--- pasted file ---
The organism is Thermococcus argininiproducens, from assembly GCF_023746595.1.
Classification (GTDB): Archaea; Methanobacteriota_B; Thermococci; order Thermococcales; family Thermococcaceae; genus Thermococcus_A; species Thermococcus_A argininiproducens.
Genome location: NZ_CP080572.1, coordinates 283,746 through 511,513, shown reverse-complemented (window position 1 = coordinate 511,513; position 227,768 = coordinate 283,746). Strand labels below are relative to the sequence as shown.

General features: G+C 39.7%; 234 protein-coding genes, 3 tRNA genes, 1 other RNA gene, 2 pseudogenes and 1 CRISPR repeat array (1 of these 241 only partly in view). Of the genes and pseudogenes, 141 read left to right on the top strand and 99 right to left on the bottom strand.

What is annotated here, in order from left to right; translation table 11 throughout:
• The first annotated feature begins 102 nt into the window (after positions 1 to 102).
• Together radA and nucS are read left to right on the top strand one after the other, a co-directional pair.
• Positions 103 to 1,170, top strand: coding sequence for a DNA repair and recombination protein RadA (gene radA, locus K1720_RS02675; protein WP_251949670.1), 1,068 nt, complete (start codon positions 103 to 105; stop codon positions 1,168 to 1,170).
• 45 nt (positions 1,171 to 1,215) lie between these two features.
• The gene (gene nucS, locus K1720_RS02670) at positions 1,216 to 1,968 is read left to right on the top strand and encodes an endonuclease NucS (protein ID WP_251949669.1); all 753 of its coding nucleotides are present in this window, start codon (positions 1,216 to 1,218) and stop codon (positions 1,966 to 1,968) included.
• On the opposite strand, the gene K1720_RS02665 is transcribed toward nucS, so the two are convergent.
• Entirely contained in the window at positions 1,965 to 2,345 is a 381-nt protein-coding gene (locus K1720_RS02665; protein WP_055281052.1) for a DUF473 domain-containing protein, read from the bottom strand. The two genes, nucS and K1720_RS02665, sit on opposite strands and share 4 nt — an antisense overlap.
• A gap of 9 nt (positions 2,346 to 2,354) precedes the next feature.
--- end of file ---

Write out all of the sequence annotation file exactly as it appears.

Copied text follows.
The organism is Thermococcus argininiproducens, from assembly GCF_023746595.1.
Classification (GTDB): Archaea; Methanobacteriota_B; Thermococci; order Thermococcales; family Thermococcaceae; genus Thermococcus_A; species Thermococcus_A argininiproducens.
Genome location: NZ_CP080572.1, coordinates 283,746 through 511,513, shown reverse-complemented (window position 1 = coordinate 511,513; position 227,768 = coordinate 283,746). Strand labels below are relative to the sequence as shown.

General features: G+C 39.7%; 234 protein-coding genes, 3 tRNA genes, 1 other RNA gene, 2 pseudogenes and 1 CRISPR repeat array (1 of these 241 only partly in view). Of the genes and pseudogenes, 141 read left to right on the top strand and 99 right to left on the bottom strand.

What is annotated here, in order from left to right; translation table 11 throughout:
• The first annotated feature begins 102 nt into the window (after positions 1 to 102).
• Together radA and nucS are read left to right on the top strand one after the other, a co-directional pair.
• Positions 103 to 1,170, top strand: coding sequence for a DNA repair and recombination protein RadA (gene radA, locus K1720_RS02675; protein WP_251949670.1), 1,068 nt, complete (start codon positions 103 to 105; stop codon positions 1,168 to 1,170).
• 45 nt (positions 1,171 to 1,215) lie between these two features.
• The gene (gene nucS, locus K1720_RS02670) at positions 1,216 to 1,968 is read left to right on the top strand and encodes an endonuclease NucS (protein ID WP_251949669.1); all 753 of its coding nucleotides are present in this window, start codon (positions 1,216 to 1,218) and stop codon (positions 1,966 to 1,968) included.
• On the opposite strand, the gene K1720_RS02665 is transcribed toward nucS, so the two are convergent.
• Entirely contained in the window at positions 1,965 to 2,345 is a 381-nt protein-coding gene (locus K1720_RS02665; protein WP_055281052.1) for a DUF473 domain-containing protein, read from the bottom strand. The two genes, nucS and K1720_RS02665, sit on opposite strands and share 4 nt — an antisense overlap.
• A gap of 9 nt (positions 2,346 to 2,354) precedes the next feature.